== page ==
There are two basic types of bonds:

  • Government bonds; and
  • Corporate bonds.

Government bonds are issued by a government to support government spending. They typically offer a modest return with low risk. Corporate bonds are issued by companies and carry a higher degree of risk (should the company default) as well as return.

If you buy the bond at the date of issue and hold it for the duration of the loan agreement the interest rate is called a coupon.

Much like shares, bonds can be traded between investors. The bond issuer remains the same, but the bond is transferred to a new owner who is then paid both the interest and, at the end of the term, the lump sum.

Bonds and credit quality

The reputation of bonds is that they are the safer alternative to investing in shares. In reality, the degree of safety varies.

The same way that an investor who loans his best friend $100 can reliably expect to get the money back, lending the government money by buying a government bond is a relatively safe bet. The friend is likely to stick around and repay the loan because the friendship is valued in the same way that the government, at least here in Australia, is the least likely institution to go broke and be unable to repay its debt.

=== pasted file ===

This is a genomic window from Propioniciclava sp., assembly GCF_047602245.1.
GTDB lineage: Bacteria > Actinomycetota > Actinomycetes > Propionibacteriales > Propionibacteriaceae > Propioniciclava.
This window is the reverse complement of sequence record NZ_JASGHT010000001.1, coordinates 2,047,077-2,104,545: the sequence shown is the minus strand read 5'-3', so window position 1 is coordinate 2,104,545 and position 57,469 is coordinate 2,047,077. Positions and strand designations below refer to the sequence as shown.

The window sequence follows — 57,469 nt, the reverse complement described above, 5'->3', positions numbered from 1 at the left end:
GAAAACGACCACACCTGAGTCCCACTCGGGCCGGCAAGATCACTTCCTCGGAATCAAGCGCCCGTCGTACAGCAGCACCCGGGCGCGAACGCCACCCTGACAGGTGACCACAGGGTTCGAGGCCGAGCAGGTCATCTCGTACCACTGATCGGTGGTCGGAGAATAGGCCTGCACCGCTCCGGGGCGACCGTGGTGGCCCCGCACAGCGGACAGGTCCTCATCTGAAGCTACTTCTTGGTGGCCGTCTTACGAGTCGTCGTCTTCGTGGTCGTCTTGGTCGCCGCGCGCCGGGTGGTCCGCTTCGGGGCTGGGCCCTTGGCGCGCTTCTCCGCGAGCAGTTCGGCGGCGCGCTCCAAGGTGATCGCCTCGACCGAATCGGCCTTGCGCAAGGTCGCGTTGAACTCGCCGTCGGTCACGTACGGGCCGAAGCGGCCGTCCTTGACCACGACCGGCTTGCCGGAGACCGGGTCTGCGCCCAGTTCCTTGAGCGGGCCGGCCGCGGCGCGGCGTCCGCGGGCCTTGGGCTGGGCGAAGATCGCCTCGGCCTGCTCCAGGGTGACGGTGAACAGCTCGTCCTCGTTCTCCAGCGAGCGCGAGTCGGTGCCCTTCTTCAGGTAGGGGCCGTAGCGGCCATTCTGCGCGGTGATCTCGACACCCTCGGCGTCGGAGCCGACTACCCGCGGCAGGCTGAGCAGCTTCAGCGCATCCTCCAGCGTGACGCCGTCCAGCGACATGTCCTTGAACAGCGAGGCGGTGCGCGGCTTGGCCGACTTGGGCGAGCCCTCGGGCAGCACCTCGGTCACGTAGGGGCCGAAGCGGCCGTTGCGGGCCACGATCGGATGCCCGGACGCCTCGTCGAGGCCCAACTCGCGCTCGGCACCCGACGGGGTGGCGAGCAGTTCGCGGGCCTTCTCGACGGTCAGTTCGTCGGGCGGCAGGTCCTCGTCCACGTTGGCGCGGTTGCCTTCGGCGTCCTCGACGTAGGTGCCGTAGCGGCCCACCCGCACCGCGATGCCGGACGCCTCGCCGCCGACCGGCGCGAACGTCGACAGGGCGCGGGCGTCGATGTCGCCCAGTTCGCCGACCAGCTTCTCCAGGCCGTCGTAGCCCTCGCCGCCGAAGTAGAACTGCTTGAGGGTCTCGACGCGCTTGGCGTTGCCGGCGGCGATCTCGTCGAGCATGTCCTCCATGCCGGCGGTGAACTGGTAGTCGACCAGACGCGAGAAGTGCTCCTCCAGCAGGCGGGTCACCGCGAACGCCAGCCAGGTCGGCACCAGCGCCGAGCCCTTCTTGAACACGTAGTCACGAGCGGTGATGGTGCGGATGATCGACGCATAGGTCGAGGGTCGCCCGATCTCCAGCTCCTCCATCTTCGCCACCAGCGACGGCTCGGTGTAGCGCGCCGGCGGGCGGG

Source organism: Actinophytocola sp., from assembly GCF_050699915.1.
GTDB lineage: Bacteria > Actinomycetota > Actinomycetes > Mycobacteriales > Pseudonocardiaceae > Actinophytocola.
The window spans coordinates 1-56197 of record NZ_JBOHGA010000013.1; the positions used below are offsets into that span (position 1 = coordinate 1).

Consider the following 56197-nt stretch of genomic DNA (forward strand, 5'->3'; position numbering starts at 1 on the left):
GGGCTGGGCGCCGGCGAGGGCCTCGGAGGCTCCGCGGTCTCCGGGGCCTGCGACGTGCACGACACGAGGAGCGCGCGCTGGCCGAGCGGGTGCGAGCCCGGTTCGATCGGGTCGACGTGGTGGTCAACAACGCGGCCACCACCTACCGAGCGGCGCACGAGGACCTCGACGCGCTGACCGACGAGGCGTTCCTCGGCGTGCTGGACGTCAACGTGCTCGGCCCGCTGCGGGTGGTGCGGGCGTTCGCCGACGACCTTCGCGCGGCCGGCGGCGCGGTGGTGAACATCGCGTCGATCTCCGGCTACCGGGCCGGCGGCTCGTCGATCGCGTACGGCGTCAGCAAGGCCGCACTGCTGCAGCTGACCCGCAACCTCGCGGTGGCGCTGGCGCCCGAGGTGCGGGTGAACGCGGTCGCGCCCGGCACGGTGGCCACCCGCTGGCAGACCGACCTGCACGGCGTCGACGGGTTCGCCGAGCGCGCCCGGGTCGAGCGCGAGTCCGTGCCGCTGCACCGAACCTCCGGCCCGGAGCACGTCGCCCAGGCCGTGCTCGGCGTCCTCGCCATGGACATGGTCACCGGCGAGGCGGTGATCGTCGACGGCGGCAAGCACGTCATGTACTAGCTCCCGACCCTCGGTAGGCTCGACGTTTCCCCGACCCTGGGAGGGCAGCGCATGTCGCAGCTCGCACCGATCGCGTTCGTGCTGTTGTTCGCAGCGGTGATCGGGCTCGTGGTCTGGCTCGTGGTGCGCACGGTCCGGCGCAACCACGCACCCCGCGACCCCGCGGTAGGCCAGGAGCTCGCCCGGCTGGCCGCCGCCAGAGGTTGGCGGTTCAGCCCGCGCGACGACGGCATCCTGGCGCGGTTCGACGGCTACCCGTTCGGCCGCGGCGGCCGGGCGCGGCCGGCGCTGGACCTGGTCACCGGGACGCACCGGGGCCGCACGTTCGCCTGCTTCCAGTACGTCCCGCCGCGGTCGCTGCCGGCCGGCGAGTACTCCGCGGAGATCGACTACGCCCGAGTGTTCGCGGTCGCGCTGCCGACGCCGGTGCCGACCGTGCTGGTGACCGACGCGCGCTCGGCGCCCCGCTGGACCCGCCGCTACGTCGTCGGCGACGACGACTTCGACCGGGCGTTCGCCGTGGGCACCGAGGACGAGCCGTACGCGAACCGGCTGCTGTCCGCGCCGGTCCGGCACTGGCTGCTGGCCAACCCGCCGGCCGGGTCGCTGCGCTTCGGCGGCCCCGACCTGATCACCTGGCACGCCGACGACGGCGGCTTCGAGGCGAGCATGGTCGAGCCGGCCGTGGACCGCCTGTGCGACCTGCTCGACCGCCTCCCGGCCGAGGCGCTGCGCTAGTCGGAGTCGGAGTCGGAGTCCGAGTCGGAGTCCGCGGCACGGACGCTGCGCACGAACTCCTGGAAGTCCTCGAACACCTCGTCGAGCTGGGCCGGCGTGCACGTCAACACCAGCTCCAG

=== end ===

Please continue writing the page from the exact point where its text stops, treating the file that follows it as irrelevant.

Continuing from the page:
In this vein, some companies are financially stronger than others. One way that potential bondholders can gauge how safe their money will be is to look at the issuer’s credit rating. These are assigned by credit ratings agencies such as Moody’s or Fitch. Ratings of AAA+ to BBB- indicate a company is of investment grade while those from BB+ down to D are deemed sub-investment grade [also known as speculative grade].

Bonds and return levels